Trading on the New York Stock Exchange halted today due to an alleged technical glitch which led to rampant speculation of a cyber-attack. Despite a statement from NYSE saying that there was no malicious attack, cyber-security stocks have since grown after trading recommenced.
According to Bloomberg, stocks in companies like Palo Alto Networks and AVG Technologies have surged. CyberArk Software, which specifically designs software to protect against malicious cyber-attacks, has risen, as too has Imperva, which counts the financial industry and government clients among its customer base. FireEye and Fortinet were also among the beneficiaries, according to Wall Street Journal.
The threat of cyber-attack appears to be at the front of investors’ minds in the wake countless cyber-attacks and breaches over the last couple of years, and today’s mere rumor that hackers targeted the NYSE was enough to get investors thinking about security again.
This may end up looking like good news for other cybersecurity companies, as just earlier this week, Boston security firm Rapid7 announced its intentions to raise $111 million in its forthcoming IPO.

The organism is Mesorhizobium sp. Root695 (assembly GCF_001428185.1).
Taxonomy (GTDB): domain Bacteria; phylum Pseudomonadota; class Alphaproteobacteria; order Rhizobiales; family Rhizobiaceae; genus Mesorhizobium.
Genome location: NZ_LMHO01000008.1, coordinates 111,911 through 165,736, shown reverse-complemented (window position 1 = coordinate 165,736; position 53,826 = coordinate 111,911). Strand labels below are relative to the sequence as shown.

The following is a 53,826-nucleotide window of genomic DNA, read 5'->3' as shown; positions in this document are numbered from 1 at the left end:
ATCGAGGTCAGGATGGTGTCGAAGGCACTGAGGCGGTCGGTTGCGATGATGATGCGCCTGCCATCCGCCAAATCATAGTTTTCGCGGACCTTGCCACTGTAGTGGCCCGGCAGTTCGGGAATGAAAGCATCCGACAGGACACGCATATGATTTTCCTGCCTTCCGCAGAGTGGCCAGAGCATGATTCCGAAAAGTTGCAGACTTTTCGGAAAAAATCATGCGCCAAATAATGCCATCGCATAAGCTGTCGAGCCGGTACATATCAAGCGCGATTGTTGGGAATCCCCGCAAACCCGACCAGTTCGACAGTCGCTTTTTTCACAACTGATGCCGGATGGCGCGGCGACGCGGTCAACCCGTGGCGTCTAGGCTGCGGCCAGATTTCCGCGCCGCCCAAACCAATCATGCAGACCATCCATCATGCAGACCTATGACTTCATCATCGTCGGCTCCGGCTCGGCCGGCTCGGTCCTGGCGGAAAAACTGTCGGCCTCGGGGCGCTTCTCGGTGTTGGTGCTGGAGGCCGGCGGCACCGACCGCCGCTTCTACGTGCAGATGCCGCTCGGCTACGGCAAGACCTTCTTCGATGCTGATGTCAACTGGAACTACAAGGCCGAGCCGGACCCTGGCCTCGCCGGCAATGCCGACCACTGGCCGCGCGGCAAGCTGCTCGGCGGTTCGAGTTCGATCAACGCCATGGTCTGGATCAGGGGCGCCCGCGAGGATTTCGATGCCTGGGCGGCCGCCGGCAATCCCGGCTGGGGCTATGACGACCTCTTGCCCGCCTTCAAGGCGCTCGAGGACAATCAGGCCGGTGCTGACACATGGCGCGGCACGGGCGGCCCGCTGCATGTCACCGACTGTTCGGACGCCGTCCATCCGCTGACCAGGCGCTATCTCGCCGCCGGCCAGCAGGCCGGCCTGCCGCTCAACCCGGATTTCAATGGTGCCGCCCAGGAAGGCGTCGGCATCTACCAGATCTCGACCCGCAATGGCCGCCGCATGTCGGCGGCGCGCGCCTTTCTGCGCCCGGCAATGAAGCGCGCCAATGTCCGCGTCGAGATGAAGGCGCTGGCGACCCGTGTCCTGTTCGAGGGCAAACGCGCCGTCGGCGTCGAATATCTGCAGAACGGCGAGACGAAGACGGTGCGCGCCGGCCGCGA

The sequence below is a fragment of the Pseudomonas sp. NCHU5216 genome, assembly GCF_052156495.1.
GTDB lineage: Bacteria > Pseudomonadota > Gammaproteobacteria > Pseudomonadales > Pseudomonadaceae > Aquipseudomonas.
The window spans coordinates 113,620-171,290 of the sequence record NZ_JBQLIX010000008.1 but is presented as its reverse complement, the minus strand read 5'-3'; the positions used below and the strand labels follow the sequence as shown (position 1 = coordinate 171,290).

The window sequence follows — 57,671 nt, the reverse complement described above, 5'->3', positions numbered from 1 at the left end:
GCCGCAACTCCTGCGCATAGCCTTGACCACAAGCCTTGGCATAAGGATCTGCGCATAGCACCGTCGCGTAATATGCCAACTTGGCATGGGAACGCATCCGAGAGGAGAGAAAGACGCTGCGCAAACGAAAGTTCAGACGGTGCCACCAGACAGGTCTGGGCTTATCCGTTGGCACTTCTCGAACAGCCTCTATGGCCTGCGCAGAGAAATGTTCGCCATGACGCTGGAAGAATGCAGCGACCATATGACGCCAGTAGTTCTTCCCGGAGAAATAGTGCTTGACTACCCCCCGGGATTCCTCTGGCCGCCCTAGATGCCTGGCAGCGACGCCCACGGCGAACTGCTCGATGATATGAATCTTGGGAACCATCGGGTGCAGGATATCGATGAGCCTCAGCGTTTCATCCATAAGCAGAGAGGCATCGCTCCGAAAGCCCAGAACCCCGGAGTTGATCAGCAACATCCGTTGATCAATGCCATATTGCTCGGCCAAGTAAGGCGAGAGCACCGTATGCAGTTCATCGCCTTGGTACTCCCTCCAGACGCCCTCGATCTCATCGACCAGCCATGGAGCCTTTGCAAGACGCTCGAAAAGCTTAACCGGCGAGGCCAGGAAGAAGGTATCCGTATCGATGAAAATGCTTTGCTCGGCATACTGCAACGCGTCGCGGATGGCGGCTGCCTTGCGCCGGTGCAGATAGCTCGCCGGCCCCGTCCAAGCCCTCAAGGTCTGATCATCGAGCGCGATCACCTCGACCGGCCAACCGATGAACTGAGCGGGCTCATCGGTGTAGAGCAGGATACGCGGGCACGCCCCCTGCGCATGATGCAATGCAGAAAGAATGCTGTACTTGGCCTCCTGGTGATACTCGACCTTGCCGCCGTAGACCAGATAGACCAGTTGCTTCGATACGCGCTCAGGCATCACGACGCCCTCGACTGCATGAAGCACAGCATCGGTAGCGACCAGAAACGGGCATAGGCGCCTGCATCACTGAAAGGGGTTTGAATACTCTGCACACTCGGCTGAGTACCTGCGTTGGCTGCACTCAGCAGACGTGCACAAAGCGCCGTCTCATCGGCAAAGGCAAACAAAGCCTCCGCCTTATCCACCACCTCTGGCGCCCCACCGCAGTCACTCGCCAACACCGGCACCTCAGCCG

Trading resumed earlier this afternoon, and the NYSE has assured investors and the public that there was no cyber-attack. However, the details of the “internal technical issue” remain unclear.
“The issue we are experiencing is an internal technical issue and is not the result of a cyber breach. We chose to suspend trading on NYSE to avoid problems arising from our technical issue. NYSE-listed securities continue to trade unaffected on other market centers,” it said on its Facebook page. Nevertheless there were reports of “chaos” on the trading floor today.
Speaking with Bloomberg, one trader said that he believes it was an issue with an upgrade being put in place to handle excessive traffic.
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